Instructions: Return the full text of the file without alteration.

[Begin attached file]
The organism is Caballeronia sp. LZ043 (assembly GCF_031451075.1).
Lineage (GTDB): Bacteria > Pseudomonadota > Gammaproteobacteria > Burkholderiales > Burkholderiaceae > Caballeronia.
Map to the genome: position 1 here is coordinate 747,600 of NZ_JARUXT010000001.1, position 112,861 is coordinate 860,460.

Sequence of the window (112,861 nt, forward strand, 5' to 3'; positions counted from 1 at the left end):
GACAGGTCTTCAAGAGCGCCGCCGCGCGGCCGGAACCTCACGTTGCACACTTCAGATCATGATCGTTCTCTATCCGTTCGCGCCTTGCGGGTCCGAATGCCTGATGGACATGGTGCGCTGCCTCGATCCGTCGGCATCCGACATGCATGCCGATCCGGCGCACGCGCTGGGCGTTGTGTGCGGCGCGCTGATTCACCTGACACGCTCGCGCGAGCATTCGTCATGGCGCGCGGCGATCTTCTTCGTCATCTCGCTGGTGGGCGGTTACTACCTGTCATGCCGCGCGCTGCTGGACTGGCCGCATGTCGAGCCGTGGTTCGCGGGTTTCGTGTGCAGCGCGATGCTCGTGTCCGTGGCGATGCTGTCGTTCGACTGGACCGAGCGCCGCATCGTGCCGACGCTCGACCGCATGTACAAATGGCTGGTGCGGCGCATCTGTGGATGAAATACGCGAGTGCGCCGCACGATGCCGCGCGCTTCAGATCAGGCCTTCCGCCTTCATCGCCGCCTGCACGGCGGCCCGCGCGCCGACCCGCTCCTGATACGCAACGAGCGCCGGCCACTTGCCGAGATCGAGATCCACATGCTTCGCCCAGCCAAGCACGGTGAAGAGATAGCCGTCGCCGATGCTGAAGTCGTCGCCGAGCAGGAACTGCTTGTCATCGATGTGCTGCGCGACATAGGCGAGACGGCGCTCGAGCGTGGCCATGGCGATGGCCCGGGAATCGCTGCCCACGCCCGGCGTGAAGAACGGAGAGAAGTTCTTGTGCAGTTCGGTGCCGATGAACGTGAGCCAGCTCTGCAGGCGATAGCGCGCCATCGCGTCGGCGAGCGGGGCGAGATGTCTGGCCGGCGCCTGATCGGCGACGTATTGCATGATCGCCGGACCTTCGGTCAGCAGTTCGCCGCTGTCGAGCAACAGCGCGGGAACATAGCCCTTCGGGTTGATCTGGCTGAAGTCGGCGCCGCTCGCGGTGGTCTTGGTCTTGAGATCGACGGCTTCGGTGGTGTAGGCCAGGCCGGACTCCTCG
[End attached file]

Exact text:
The organism is Caballeronia sp. LZ043 (assembly GCF_031451075.1).
Lineage (GTDB): Bacteria > Pseudomonadota > Gammaproteobacteria > Burkholderiales > Burkholderiaceae > Caballeronia.
Map to the genome: position 1 here is coordinate 747,600 of NZ_JARUXT010000001.1, position 112,861 is coordinate 860,460.

Sequence of the window (112,861 nt, forward strand, 5' to 3'; positions counted from 1 at the left end):
GACAGGTCTTCAAGAGCGCCGCCGCGCGGCCGGAACCTCACGTTGCACACTTCAGATCATGATCGTTCTCTATCCGTTCGCGCCTTGCGGGTCCGAATGCCTGATGGACATGGTGCGCTGCCTCGATCCGTCGGCATCCGACATGCATGCCGATCCGGCGCACGCGCTGGGCGTTGTGTGCGGCGCGCTGATTCACCTGACACGCTCGCGCGAGCATTCGTCATGGCGCGCGGCGATCTTCTTCGTCATCTCGCTGGTGGGCGGTTACTACCTGTCATGCCGCGCGCTGCTGGACTGGCCGCATGTCGAGCCGTGGTTCGCGGGTTTCGTGTGCAGCGCGATGCTCGTGTCCGTGGCGATGCTGTCGTTCGACTGGACCGAGCGCCGCATCGTGCCGACGCTCGACCGCATGTACAAATGGCTGGTGCGGCGCATCTGTGGATGAAATACGCGAGTGCGCCGCACGATGCCGCGCGCTTCAGATCAGGCCTTCCGCCTTCATCGCCGCCTGCACGGCGGCCCGCGCGCCGACCCGCTCCTGATACGCAACGAGCGCCGGCCACTTGCCGAGATCGAGATCCACATGCTTCGCCCAGCCAAGCACGGTGAAGAGATAGCCGTCGCCGATGCTGAAGTCGTCGCCGAGCAGGAACTGCTTGTCATCGATGTGCTGCGCGACATAGGCGAGACGGCGCTCGAGCGTGGCCATGGCGATGGCCCGGGAATCGCTGCCCACGCCCGGCGTGAAGAACGGAGAGAAGTTCTTGTGCAGTTCGGTGCCGATGAACGTGAGCCAGCTCTGCAGGCGATAGCGCGCCATCGCGTCGGCGAGCGGGGCGAGATGTCTGGCCGGCGCCTGATCGGCGACGTATTGCATGATCGCCGGACCTTCGGTCAGCAGTTCGCCGCTGTCGAGCAACAGCGCGGGAACATAGCCCTTCGGGTTGATCTGGCTGAAGTCGGCGCCGCTCGCGGTGGTCTTGGTCTTGAGATCGACGGCTTCGGTGGTGTAGGCCAGGCCGGACTCCTCG